Legality of school music fees challenged with crowdfunding campaign

First published in The Herald on 27 February 2019

AN AYRSHIRE lawyer is preparing to put together a crowdfunding campaign to challenge whether the widespread practice of charging fees for musical instrument tuition in schools is lawful.

The majority of Scotland’s 32 local authorities have either introduced or increased fees for instrumental tuition in the current school year, with some hiking the cost by as much 85 per cent.

Although the Scottish Government provides funding to local authorities so they can provide education free of charge, instrumental tuition – which is provided outside the classroom setting – is classed as an additional discretionary service.

Because of that, individual councils have taken the view that it is up to them whether they charge for music lessons or not, with umbrella organisation Cosla’s position being that it is “a matter for local democratically elected representatives”. Given the budgetary pressures most councils are now under, many have decided that “some level of charging” is required.

However, Ralph Riddiough, a partner at Ayr firm Kilpatrick & Walker who plays trombone in the Dalmellington Band, believes that it is legally incorrect to class instrumental tuition as discretionary and non-core to the curriculum, meaning the charges have been applied in contravention of the 1980 Education Scotland Act.

“The fees turn on the word ‘discretionary’,” he said. “Everyone seems to think that education is only education if local authorities deliver it using the money sent to them by the Scottish Government.

“Discretionary really means that local authorities deliver the tuition and they fund it from their own funds. The money used to pay for tutors and the cost of repairing instruments comes from local authorities’ own coffers and that’s why the word discretionary has come about. That seems to be fair game for fees.”

Key to Mr Riddiough’s argument is that fact that the Scottish Parliament’s education and skills committee last month issued a report that found “a lack of clarity regarding whether instrumental music tuition necessary to provide adequate preparation for SQA examinations in the senior phase can legitimately be subject to charging”.

It added that “while Cosla states that instrumental music tuition is not statutory, there is a risk that this position interprets legislation in light of practice rather than adopt practice in light of legislation”.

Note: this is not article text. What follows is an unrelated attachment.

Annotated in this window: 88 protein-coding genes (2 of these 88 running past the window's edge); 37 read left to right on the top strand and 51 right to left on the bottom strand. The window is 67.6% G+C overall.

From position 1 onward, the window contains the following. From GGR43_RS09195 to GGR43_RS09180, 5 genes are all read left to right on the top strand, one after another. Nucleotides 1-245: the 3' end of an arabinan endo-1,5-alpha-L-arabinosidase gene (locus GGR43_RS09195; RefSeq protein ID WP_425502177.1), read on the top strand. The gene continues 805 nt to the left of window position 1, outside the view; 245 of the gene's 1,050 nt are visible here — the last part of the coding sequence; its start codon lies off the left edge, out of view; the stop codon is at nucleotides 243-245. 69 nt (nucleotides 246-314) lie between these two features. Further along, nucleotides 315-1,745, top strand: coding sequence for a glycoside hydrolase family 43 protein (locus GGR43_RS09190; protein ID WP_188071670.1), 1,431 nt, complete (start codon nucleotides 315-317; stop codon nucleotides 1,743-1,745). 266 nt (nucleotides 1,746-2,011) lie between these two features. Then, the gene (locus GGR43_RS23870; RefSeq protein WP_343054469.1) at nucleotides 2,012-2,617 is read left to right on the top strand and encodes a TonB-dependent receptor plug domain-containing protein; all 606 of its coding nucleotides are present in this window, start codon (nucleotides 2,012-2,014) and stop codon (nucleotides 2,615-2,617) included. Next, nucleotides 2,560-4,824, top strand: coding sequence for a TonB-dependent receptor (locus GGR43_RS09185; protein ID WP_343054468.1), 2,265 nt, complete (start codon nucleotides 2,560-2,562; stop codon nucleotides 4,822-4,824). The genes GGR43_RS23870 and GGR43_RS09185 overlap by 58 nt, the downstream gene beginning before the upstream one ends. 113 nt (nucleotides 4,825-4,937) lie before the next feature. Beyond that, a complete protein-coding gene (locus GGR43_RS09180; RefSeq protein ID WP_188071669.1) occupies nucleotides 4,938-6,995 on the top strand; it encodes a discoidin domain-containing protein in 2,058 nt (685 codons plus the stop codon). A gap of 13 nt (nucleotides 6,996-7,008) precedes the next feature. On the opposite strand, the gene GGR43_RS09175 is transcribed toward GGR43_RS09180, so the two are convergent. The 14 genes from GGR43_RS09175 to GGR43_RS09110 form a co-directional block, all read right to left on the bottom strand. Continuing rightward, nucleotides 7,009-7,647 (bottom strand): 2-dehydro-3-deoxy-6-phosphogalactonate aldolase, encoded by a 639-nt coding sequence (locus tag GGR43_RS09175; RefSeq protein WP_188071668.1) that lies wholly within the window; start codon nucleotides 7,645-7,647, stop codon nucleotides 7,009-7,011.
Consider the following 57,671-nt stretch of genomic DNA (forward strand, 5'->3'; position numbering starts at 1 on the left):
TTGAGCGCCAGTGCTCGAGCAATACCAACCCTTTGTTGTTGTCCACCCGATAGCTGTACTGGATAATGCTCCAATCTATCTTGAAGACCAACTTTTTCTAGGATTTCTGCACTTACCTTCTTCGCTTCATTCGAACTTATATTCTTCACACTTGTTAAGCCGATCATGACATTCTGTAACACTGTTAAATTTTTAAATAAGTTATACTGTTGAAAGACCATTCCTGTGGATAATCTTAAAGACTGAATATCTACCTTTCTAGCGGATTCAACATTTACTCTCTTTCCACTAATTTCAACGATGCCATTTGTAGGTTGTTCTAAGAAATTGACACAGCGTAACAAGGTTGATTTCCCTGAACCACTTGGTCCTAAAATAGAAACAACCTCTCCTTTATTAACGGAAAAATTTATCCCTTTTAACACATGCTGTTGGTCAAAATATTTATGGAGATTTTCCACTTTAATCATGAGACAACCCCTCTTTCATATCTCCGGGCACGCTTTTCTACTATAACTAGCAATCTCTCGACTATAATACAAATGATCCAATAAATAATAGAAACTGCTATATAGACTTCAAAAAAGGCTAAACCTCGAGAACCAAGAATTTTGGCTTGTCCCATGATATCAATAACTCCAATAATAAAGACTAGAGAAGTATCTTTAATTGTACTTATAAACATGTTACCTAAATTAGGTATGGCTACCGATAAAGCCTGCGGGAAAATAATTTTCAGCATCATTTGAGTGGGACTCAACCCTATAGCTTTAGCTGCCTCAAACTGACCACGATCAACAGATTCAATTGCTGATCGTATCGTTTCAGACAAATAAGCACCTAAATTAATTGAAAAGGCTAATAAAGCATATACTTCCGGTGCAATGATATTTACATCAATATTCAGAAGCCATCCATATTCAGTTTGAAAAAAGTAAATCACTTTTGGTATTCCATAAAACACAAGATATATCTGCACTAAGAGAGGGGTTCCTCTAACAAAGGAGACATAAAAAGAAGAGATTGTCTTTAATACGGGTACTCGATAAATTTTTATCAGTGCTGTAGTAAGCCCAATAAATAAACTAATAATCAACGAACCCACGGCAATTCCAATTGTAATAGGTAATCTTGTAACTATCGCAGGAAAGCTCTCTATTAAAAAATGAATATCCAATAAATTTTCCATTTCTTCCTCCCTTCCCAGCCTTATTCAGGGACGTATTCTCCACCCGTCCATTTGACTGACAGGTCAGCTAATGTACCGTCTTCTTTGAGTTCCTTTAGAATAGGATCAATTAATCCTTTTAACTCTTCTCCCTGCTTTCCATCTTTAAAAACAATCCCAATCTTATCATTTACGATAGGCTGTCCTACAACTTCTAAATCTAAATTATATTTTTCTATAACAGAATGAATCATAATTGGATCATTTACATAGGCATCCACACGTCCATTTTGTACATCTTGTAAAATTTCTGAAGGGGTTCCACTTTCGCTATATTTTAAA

This week Cosla, which declined to comment on the legality of tuition fees, issued guidance stating that pupils preparing for an SQA exam in music – who are required to show proficiency in two different instruments – should not have to pay for lessons received outside the class.

However, as the education and skills committee report says that “tutors are vital to ensuring that pupils have access to a diverse range of instruments and a sufficient level of teaching time in order to present for SQA examinations” and that “instrumental music tutors should be considered to be part of core education provision”, Mr Riddiough believes the guidance should apply across the board.

He plans to launch his fundraising campaign on crowdfunding site CrowdJustice in the coming weeks, with the intention of taking one local authority to court to ask a judge to clarify the position.

“Asking a court to decide what is and what is not education if it isn’t delivered in a classroom of 30 kids carries risk, I know,” he said.

“But I think the case is strong. Just because we have figured out that delivering excellent musical instrument education is best achieved outwith a classroom setting doesn’t mean it isn’t education.”

The Scottish Government has consistently said it is up to local authorities to decide whether to charge for music tuition or not, but a spokesman noted that the guidance on the provision of lessons for those sitting SQA qualifications in music “is clear – it should be provided free of charge”.

“It is for local authorities to decide how instrumental music tuition for children and young people is provided in their areas, and councils should consider the benefits that learning a musical instrument can have on wellbeing and on attainment,” the spokesman said.

“While respecting the autonomy of local councils, we would be concerned by any decision that reduced access to instrumental music tuition.”